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Pre-Covid state of the labor market may not be attainable after all, especially if price hikes persist.
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Federal Reserve officials could concede by mid-next year that unemployment and workforce participation rates may not recover to pre-pandemic levels, declaring the maximum employment objective of the Fed's dual mandate met and clearing the way for interest rates to lift off zero if inflation stays uncomfortably high, former senior officials and a regional Fed adviser told MNI.
Demand for workers has propelled job openings to record levels, leading to higher pay and a speedy recovery in the unemployment rate to below 5%. That's prompted a vocal minority of policymakers to argue that what slack there is in the labor market will soon be absorbed, despite the fact that some 5 million Americans have yet to return to work.
Continued high inflation next year could convince others to reassess their guideposts for maximum employment and begin normalizing rates as soon as the second half of 2022, the ex-officials said.
"Whether we're back at full employment or not is debatable. I'd be on the 'not' side but you can argue the other side. What's not debatable is inflation has gone quite high," former Fed Vice Chair Alan Blinder told MNI.
"The labor market will continue to tighten because of strong growth. The bottlenecks that I believe are the main cause of the resurgence of inflation are going to go away, but not that fast. So you'll have members of the FOMC starting to flip."
While the Fed would find it difficult to renege on last September's commitment to keep rates near zero until "labor market conditions have reached levels consistent with the Committee's assessments of maximum employment", it could still alter its interpretation of what that means, former Dallas Fed principal monetary policy advisor Evan Koenig told MNI.
More than half of those 5 million missing workers now count themselves as retired. The rest have dropped out due to concerns over health risks, child care or are reassessing their careers, and have not rushed back to work even after expanded federal unemployment benefits expired.
"Given the short-term health considerations and other constraints on participation, and that employers are having trouble finding people and having to offer bonuses and higher wages to attract workers, in that sense we're at a short-run concept of full employment," Koenig said.
As Covid worries recede and people's confidence improve, the labor supply shortages should unwind, and the definition of full employment will evolve, he added.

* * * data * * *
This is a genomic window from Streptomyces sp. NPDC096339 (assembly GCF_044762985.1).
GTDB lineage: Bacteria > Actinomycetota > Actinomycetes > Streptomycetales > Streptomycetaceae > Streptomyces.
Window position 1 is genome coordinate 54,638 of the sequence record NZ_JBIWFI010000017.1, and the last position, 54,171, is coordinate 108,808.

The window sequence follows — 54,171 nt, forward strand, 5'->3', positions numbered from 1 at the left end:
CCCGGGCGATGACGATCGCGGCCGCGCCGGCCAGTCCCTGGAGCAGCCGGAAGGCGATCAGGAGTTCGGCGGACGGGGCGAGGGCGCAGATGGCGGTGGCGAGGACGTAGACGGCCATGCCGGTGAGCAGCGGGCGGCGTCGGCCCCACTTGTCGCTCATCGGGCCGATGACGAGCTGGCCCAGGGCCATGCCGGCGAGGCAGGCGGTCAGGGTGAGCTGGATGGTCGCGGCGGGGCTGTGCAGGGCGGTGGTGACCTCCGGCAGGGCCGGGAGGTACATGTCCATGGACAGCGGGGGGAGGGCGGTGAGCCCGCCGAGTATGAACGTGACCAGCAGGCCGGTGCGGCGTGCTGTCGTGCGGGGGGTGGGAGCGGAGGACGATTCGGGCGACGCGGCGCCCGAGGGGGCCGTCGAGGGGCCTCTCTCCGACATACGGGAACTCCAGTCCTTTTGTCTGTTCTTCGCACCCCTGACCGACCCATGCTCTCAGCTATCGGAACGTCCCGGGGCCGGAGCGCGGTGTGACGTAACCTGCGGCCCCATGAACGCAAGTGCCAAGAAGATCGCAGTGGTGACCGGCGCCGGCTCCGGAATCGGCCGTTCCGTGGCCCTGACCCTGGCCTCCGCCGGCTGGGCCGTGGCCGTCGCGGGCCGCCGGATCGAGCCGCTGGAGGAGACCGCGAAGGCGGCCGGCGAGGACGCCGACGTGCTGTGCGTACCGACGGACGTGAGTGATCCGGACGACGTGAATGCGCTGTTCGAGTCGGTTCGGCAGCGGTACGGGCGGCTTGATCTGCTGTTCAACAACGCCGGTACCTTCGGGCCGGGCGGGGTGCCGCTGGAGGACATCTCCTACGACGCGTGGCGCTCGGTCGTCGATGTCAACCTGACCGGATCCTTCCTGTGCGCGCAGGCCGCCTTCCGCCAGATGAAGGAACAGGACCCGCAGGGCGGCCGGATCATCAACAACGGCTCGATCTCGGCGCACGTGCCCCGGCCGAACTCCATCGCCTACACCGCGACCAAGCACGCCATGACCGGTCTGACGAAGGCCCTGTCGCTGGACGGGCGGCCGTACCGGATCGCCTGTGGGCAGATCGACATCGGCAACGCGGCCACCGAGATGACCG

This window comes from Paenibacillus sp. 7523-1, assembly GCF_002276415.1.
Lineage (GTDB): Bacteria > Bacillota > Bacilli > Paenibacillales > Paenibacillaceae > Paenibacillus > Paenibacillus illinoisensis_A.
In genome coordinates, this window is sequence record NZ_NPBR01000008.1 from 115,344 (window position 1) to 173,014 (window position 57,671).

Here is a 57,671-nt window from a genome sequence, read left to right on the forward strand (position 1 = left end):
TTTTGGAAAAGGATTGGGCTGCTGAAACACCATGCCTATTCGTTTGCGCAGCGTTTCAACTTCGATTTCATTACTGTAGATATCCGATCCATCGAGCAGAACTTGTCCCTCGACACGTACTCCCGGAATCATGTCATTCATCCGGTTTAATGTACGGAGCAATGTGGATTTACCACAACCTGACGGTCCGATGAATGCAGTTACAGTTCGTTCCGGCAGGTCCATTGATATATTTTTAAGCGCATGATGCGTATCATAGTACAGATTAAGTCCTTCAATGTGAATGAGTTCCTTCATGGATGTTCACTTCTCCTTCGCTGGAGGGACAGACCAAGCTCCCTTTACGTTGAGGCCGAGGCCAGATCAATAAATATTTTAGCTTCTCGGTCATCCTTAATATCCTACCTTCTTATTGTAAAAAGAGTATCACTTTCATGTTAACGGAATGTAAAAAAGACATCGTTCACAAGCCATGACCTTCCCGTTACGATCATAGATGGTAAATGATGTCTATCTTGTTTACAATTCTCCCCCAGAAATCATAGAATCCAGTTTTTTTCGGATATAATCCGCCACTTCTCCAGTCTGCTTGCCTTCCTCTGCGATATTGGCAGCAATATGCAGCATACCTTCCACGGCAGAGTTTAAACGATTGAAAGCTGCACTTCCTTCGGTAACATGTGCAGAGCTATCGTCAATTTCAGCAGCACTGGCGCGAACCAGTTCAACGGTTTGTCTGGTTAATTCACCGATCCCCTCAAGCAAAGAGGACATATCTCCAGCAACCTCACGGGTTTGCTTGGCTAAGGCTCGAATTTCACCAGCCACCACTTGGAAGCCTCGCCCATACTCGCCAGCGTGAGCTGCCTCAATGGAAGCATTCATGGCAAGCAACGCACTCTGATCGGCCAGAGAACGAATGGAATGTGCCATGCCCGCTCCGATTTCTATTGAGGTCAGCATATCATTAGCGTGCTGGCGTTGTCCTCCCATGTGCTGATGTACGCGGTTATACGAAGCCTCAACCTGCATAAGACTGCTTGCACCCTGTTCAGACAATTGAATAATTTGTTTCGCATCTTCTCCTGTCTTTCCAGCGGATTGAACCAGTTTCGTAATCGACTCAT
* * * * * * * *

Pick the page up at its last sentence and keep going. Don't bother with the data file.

RETHINKING FULL EMPLOYMENT
Near-certain upward revisions to the FOMC's inflation forecasts over the next quarters will also force a rethink of what's attainable for the labor market, said former Fed Board research director David Wilcox.
The September SEP saw the unemployment rate dipping below its longer run rate by the end of next year and inflation dropping back to a benign 2.2%. "Inflation is mostly taking care of itself without any substantial restraint from monetary policy," according to that forecast. If that expectation doesn't bear out, the logical thing for the Fed to do is to reassess its definition of maximum employment, Wilcox said.
"They might simply conclude that lower readings on various metrics of labor utilization are attainable in the post-Covid world than previously thought," he added. That would then lead to a declaration that in fact they had met both legs of the dual mandate.
"How do you know, traditionally, when you've met the employment goal? When inflation starts rearing its ugly head," Blinder said. "Almost certainly when they're ready to raise rates, they will have met the maximum employment goal and inflation is too high."
As for the new framework's emphasis on a broad and inclusive interpretation of maximum employment, Cleveland Fed adviser Michael Weber told MNI last week the Fed is aware of the risk that raising rates too soon could hurt the most vulnerable parts of the labor market.
But, given elevated inflation, "At some point, what will happen is that this broad based inclusive growth mandate won't be as prominently discussed anymore and the discussion will be about overall labor market statistics," said Weber, a Chicago Booth School of Business professor.